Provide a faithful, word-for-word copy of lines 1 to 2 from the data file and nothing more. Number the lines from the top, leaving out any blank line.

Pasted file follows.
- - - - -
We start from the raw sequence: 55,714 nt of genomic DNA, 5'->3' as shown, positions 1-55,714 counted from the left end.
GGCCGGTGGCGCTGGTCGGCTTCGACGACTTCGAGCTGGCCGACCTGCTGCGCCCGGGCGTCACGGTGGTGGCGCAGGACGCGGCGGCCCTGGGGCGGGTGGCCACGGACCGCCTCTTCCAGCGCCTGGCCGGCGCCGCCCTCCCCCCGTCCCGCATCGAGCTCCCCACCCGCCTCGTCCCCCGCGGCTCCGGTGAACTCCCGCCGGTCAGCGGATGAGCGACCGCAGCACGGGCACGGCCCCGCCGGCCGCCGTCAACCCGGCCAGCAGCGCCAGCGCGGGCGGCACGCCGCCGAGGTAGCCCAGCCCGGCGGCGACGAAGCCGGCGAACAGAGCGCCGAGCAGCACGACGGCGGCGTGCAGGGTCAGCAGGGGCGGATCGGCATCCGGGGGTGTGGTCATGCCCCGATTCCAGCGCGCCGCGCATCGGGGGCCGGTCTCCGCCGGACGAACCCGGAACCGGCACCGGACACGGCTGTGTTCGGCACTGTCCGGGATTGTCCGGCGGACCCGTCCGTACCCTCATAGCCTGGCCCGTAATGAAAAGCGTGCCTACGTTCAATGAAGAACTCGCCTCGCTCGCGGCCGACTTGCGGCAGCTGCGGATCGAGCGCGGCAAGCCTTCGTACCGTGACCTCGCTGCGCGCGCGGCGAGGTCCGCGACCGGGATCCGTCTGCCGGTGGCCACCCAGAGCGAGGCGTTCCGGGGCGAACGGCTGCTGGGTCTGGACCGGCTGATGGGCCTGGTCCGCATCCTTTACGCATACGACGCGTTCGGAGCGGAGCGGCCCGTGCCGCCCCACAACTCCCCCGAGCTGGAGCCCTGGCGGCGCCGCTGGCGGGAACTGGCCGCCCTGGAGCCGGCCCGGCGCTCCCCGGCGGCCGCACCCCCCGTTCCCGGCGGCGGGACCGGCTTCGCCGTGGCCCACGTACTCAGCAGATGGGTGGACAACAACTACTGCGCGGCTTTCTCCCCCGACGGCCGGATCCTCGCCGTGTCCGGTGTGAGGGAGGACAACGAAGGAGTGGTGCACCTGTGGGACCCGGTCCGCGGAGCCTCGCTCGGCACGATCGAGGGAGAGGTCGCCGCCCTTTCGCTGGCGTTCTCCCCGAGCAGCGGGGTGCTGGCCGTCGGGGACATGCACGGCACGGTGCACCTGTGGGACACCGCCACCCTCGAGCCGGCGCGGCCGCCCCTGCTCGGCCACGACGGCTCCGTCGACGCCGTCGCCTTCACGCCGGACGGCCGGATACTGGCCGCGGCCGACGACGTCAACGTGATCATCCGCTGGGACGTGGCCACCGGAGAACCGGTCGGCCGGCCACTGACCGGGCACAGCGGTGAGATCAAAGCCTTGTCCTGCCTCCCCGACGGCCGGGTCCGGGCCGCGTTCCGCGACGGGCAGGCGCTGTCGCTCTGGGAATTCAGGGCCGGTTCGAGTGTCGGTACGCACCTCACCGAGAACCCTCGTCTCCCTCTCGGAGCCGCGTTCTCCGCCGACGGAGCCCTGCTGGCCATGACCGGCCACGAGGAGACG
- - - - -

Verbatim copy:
We start from the raw sequence: 55,714 nt of genomic DNA, 5'->3' as shown, positions 1-55,714 counted from the left end.
GGCCGGTGGCGCTGGTCGGCTTCGACGACTTCGAGCTGGCCGACCTGCTGCGCCCGGGCGTCACGGTGGTGGCGCAGGACGCGGCGGCCCTGGGGCGGGTGGCCACGGACCGCCTCTTCCAGCGCCTGGCCGGCGCCGCCCTCCCCCCGTCCCGCATCGAGCTCCCCACCCGCCTCGTCCCCCGCGGCTCCGGTGAACTCCCGCCGGTCAGCGGATGAGCGACCGCAGCACGGGCACGGCCCCGCCGGCCGCCGTCAACCCGGCCAGCAGCGCCAGCGCGGGCGGCACGCCGCCGAGGTAGCCCAGCCCGGCGGCGACGAAGCCGGCGAACAGAGCGCCGAGCAGCACGACGGCGGCGTGCAGGGTCAGCAGGGGCGGATCGGCATCCGGGGGTGTGGTCATGCCCCGATTCCAGCGCGCCGCGCATCGGGGGCCGGTCTCCGCCGGACGAACCCGGAACCGGCACCGGACACGGCTGTGTTCGGCACTGTCCGGGATTGTCCGGCGGACCCGTCCGTACCCTCATAGCCTGGCCCGTAATGAAAAGCGTGCCTACGTTCAATGAAGAACTCGCCTCGCTCGCGGCCGACTTGCGGCAGCTGCGGATCGAGCGCGGCAAGCCTTCGTACCGTGACCTCGCTGCGCGCGCGGCGAGGTCCGCGACCGGGATCCGTCTGCCGGTGGCCACCCAGAGCGAGGCGTTCCGGGGCGAACGGCTGCTGGGTCTGGACCGGCTGATGGGCCTGGTCCGCATCCTTTACGCATACGACGCGTTCGGAGCGGAGCGGCCCGTGCCGCCCCACAACTCCCCCGAGCTGGAGCCCTGGCGGCGCCGCTGGCGGGAACTGGCCGCCCTGGAGCCGGCCCGGCGCTCCCCGGCGGCCGCACCCCCCGTTCCCGGCGGCGGGACCGGCTTCGCCGTGGCCCACGTACTCAGCAGATGGGTGGACAACAACTACTGCGCGGCTTTCTCCCCCGACGGCCGGATCCTCGCCGTGTCCGGTGTGAGGGAGGACAACGAAGGAGTGGTGCACCTGTGGGACCCGGTCCGCGGAGCCTCGCTCGGCACGATCGAGGGAGAGGTCGCCGCCCTTTCGCTGGCGTTCTCCCCGAGCAGCGGGGTGCTGGCCGTCGGGGACATGCACGGCACGGTGCACCTGTGGGACACCGCCACCCTCGAGCCGGCGCGGCCGCCCCTGCTCGGCCACGACGGCTCCGTCGACGCCGTCGCCTTCACGCCGGACGGCCGGATACTGGCCGCGGCCGACGACGTCAACGTGATCATCCGCTGGGACGTGGCCACCGGAGAACCGGTCGGCCGGCCACTGACCGGGCACAGCGGTGAGATCAAAGCCTTGTCCTGCCTCCCCGACGGCCGGGTCCGGGCCGCGTTCCGCGACGGGCAGGCGCTGTCGCTCTGGGAATTCAGGGCCGGTTCGAGTGTCGGTACGCACCTCACCGAGAACCCTCGTCTCCCTCTCGGAGCCGCGTTCTCCGCCGACGGAGCCCTGCTGGCCATGACCGGCCACGAGGAGACG